The progressive string pattern is somewhat open, but there is some tighter spacing in the center for control. The wider spacing is towards the outer part of the racquet, which means that a person will feel a little less discomfort when they do not hit it exactly in the center.

Speaking of comfort, there is also the HD Fuse grip, which puts silicone around the handle so that there is extra shock absorption with all types of strokes.

Compared to the previous model, it is slightly heavier with the swingweight, but still a pretty respectable 320. This makes it a little tough to get used to it first, but it does a great job of absorbing power and using it as a weapon against hard hitters.

For an all-around racquet, it does not really get much better than this from Tecnifibre. They have done a good job making sure that this can work for aggressive servers and those who like to play all over the court. It is a racquet that is popping up more and more, and advanced players are seeing their game step up a bit by using it on a system basis.

Pros

  • Spin friendly
  • Produces a good amount of pace
  • Comfortable

Cons

  • A little heavier than the previous version
  • Almost provides too much power at times

4. Tecnifibre TFlash 270 CES

Technifibre is mostly focused on the advanced players out there, but there is always an opportunity for players starting to get something that works a little bit better for them. This is the exact option for that, as it comes in at just 10.2 ounces strung, with a 309 swingweight. This makes for a very comfortable and fast racquet for people to swing around when they learn the game.

The problem with many beginner racquets is that they do not have advanced material used on more expensive racquets. The result is a lackluster feel for people who are starting, and they might lose interest in the game. There is a lot of technology packed into this racquet, Which helps justify the pretty high price point for a beginner.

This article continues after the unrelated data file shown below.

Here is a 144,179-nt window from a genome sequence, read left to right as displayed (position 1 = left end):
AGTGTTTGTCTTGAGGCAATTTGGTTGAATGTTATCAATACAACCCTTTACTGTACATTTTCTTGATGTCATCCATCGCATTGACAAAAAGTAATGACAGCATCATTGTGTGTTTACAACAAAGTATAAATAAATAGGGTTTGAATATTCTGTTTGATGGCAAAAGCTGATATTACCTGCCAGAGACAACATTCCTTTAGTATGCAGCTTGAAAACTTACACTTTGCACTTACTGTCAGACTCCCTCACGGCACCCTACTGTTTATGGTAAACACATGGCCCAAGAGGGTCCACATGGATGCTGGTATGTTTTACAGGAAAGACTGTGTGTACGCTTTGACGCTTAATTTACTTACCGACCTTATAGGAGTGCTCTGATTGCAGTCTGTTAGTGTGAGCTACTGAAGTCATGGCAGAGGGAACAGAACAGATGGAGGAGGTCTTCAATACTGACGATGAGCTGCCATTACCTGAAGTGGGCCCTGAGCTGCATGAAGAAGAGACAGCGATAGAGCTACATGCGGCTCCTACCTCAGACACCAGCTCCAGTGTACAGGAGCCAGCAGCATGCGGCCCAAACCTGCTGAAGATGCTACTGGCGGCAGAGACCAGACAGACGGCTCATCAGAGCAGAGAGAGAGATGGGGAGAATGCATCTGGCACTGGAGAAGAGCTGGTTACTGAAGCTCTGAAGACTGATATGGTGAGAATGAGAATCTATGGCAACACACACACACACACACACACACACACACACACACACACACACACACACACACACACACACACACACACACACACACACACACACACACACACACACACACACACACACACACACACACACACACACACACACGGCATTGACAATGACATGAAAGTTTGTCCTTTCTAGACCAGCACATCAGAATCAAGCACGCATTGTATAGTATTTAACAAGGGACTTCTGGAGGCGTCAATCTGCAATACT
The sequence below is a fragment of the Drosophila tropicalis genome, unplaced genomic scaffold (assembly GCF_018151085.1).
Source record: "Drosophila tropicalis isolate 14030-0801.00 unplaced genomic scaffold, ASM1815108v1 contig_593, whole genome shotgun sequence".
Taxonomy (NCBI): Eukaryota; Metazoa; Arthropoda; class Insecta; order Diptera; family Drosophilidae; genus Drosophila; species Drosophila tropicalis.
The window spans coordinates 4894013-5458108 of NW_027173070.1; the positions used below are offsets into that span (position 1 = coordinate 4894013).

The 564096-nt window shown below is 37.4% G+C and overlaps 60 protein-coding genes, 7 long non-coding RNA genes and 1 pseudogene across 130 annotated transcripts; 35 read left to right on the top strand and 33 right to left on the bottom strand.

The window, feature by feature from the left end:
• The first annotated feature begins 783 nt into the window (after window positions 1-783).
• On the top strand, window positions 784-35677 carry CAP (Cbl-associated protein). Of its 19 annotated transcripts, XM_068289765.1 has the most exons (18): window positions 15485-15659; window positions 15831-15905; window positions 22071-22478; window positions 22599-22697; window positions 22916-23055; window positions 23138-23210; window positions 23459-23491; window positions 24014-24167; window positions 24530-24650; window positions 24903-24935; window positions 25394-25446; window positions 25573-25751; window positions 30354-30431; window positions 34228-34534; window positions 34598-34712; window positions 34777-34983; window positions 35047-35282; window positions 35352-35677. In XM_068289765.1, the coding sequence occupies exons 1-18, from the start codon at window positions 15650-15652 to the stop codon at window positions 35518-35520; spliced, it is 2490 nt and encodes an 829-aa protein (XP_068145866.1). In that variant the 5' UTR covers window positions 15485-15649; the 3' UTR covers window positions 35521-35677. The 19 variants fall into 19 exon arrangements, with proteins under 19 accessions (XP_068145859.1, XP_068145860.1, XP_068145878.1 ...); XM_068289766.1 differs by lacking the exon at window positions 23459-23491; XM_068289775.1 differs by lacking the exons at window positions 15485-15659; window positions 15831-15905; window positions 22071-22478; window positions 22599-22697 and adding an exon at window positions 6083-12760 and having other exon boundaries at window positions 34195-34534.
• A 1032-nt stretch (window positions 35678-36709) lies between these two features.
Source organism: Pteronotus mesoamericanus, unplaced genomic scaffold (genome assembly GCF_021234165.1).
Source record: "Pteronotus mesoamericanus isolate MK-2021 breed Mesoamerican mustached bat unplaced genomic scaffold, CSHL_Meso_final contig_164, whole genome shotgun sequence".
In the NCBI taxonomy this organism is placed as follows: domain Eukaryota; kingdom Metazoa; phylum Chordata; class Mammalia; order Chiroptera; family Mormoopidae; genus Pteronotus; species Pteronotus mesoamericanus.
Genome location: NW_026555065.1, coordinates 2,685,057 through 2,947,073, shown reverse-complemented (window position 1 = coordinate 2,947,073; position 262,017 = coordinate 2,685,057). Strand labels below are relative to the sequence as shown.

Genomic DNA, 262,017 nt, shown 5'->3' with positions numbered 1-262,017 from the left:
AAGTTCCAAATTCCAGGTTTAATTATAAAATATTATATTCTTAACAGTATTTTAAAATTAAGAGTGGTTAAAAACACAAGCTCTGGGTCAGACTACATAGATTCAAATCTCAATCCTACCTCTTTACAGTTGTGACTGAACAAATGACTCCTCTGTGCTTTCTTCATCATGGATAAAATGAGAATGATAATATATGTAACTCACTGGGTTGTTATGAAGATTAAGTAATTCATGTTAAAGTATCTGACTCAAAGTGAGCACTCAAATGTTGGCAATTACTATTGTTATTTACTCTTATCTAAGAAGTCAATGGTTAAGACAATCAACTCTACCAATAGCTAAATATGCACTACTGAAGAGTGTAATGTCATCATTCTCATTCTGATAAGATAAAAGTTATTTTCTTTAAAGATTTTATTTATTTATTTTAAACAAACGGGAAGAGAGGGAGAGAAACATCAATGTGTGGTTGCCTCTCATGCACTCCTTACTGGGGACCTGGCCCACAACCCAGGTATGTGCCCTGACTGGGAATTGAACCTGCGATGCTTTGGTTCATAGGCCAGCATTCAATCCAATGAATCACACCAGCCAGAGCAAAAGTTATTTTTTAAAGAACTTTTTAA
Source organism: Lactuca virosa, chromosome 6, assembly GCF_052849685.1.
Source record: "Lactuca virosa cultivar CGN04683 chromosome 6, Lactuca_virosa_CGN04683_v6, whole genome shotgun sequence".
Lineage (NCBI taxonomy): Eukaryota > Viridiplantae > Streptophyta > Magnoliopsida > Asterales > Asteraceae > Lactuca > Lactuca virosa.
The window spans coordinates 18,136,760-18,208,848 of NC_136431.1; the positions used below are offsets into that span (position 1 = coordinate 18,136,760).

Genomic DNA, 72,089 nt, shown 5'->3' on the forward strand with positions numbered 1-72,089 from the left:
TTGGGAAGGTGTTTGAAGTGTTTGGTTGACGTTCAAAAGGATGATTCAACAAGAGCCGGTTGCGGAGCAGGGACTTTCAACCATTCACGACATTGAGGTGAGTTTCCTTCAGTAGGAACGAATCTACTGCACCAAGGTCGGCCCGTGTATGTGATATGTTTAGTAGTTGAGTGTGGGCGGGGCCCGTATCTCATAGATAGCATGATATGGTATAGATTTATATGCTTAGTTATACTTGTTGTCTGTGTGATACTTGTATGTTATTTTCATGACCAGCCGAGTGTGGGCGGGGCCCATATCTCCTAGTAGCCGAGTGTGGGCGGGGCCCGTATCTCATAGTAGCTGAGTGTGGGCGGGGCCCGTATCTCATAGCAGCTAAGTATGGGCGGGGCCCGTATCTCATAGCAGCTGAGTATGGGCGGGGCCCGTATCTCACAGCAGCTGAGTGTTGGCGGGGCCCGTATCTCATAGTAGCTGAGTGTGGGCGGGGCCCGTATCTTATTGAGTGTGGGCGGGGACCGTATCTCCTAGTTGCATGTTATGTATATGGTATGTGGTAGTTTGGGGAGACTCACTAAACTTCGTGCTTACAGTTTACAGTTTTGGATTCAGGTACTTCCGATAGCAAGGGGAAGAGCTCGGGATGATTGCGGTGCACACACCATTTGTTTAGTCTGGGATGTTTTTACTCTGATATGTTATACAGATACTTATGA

As soon as a person picks it up, they will notice that there is quite a bit of speed swinging this racquet around. Players who start to really advance can swing big and create a good amount of pace and spin. It has a big sweet spot, so the players can feel like they are really starting to progress without feeling too much pressure overall.

The progressive string pattern and the HD Fuse grip talked about with the other racquets are still there as well. This is great news for people starting out because they might not always hit the perfect shot every single time. When it does not feel that comfortable with a racquet, it can frustrate players.

Pros

  • Beginner-Friendly
  • Maneuverability

Cons

  • Expensive
  • Only for beginners

What Tennis Racquets we recommend from other Brands:

Fred Simonsson

I'm Fred, the guy behind TennisPredict. Apart from writing here, I play tennis on a semi-professional level and coach upcoming talents.